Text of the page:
Google also continues to grow and develop GAFE at no cost to us. Along with these changes comes the risk on not knowing what is coming. There are reasonable concerns that changes that come are things we do not llike, similar to the encrypted search change earlier this year. However Google has shown that they are responsive to their EDU users’ needs. This is an area that we continue to monitor closely and provide constructive feedback to Google about EDU needs and requirements.
One of the steps my team and I always talk about before choosing a technology solution is the cost of leaving the product if it becomes a problem. Unlike many other software companies Google provides resources through its “Data Liberation Front” to help you take your data and leave if you want to go. Once you are gone they will delete all of your data (Privacy FAQ #1). However, a decision to leave Google becomes increasingly difficult as more students and staff use it and as we invest more time and effort in training people to use it effectively. I don’t see a reason why we would leave Google, at this time, but at least I know that if we did we could take our data with us.
One of our major concerns when we chose Google was operability. Some of the more established enterprise products seem to work with everything and finding people that can integrate solutions is very easy. Google is relatively new to the enterprise setting, so we had concerns about getting help when we needed it and the ability to develop on Google’s platforms. We also had initial concerns that there were not a lot of established training resources on the market and we would have to create a lot of training material from scratch.
Google now has a marketplace with many other applications that integrate with GAFE, has built on their platform, and has released many API’s that allow us to build on the GAFE platform. Since going Google in 2007 we have had no problem getting help through the support tab in the GAFE control panel. For those that have not seen the GAFE control panel, here is a portion of it:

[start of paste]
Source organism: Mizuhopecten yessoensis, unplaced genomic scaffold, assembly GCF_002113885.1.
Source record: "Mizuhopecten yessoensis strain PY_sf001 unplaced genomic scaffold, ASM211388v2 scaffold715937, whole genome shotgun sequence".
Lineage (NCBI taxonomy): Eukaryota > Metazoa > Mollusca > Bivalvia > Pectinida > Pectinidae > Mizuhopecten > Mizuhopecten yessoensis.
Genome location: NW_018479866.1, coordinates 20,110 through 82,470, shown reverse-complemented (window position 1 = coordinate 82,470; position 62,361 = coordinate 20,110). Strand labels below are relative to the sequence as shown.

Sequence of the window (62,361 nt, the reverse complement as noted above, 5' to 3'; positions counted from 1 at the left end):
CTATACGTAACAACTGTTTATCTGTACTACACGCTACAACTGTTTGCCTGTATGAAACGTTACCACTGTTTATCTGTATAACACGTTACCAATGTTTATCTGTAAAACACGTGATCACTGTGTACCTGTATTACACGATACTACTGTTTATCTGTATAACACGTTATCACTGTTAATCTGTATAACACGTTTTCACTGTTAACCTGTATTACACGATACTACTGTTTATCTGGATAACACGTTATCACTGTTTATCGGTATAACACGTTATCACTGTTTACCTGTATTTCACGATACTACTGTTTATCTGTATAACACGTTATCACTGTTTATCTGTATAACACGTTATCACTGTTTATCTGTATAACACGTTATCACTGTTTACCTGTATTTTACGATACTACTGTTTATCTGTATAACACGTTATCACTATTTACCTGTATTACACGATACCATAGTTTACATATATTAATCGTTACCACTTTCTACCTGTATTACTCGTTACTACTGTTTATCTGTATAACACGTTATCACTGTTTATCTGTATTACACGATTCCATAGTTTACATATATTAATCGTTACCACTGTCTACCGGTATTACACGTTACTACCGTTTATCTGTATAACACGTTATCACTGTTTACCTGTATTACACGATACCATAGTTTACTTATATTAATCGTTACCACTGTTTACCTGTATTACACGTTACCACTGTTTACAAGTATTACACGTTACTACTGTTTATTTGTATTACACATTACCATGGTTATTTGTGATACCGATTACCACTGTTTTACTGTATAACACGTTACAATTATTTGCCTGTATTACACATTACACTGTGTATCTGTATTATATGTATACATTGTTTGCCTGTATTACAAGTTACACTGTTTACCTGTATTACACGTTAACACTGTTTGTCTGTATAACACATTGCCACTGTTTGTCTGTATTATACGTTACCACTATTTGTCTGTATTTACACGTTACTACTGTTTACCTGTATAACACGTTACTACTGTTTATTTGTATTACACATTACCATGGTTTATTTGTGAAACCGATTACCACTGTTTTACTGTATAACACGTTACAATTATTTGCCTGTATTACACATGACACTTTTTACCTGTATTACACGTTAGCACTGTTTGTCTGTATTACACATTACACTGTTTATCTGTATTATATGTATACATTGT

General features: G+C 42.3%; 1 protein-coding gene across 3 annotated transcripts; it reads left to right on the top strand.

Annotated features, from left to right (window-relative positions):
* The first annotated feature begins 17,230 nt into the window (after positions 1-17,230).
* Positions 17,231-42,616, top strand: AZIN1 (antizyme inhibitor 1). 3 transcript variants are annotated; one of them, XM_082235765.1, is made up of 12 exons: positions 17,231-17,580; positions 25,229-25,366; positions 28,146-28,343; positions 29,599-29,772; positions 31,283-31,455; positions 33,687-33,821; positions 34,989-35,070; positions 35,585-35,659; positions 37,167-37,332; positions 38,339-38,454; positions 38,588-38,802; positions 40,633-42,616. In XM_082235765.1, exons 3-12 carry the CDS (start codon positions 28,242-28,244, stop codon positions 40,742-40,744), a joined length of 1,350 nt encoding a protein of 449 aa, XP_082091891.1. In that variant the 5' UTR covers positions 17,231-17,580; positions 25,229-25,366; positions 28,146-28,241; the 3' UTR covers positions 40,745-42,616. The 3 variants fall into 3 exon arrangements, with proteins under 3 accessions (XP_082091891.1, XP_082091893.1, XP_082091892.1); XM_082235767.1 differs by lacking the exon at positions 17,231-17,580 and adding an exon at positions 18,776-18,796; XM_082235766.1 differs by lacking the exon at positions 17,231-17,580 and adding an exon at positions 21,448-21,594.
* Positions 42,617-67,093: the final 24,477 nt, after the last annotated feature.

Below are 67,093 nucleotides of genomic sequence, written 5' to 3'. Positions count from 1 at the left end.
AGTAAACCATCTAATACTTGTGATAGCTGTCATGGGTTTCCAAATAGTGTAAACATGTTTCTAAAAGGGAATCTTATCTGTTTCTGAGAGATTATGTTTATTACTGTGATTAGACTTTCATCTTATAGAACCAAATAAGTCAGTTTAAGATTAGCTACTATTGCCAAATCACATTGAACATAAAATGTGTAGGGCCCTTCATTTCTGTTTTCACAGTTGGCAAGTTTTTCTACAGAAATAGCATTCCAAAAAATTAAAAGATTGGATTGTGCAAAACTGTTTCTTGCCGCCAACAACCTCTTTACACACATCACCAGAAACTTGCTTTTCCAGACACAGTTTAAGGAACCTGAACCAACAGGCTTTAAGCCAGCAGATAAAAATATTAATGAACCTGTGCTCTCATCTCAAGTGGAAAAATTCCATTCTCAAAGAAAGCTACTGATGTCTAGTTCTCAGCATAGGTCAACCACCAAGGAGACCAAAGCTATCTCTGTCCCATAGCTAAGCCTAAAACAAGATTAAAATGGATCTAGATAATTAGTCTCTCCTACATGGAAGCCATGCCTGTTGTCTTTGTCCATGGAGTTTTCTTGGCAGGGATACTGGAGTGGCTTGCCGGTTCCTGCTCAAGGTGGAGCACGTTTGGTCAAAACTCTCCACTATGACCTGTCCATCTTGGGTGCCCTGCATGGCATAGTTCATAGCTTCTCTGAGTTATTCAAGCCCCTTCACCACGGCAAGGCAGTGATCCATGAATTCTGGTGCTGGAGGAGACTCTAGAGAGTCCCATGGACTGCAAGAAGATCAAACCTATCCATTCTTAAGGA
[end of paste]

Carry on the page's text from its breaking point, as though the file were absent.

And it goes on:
We are provided with the usual online forums and help center links, however we also are provided with a phone number to call and links to a help desk along with personalized identifiers that link back to our accounts. We have used these features several time over the past few years and always have received prompt quality support. Google’s reliability has been incredible and blows away the level of service we could provide in-house (even David Spangler, our Network Manager will verify that statement) Sometimes it is just easier to find the information yourself or talk to someone else in a similar setting, which is why the state level agreements and user’s groups have also helped in this area.
Google has also begun a certified trainer program which is now creating a listing of individuals and organizations that can help in deployment and training. We have tapped into these resources and are now part of the community of trainers which has unlocked a massive supply of training material to us. I wouldn’t be surprised if Google continues to collect, collate, improve upon, and publish training materials going forward.
So is there CRUD with Google Apps EDU?
However, there are questions like this with every product and it is our responsibility to raise these questions and look for potential problems. There are other questions and concerns that come along with GAFE, that for the sake of time and space, I have not addressed here. Please add your GAFE CRUD to the comments and the readers and I will respond to them. All we can do is help manage these concerns. because reasonable questions will always be present as long as it is our job to discover and prepare for all of the possible “crudilities”.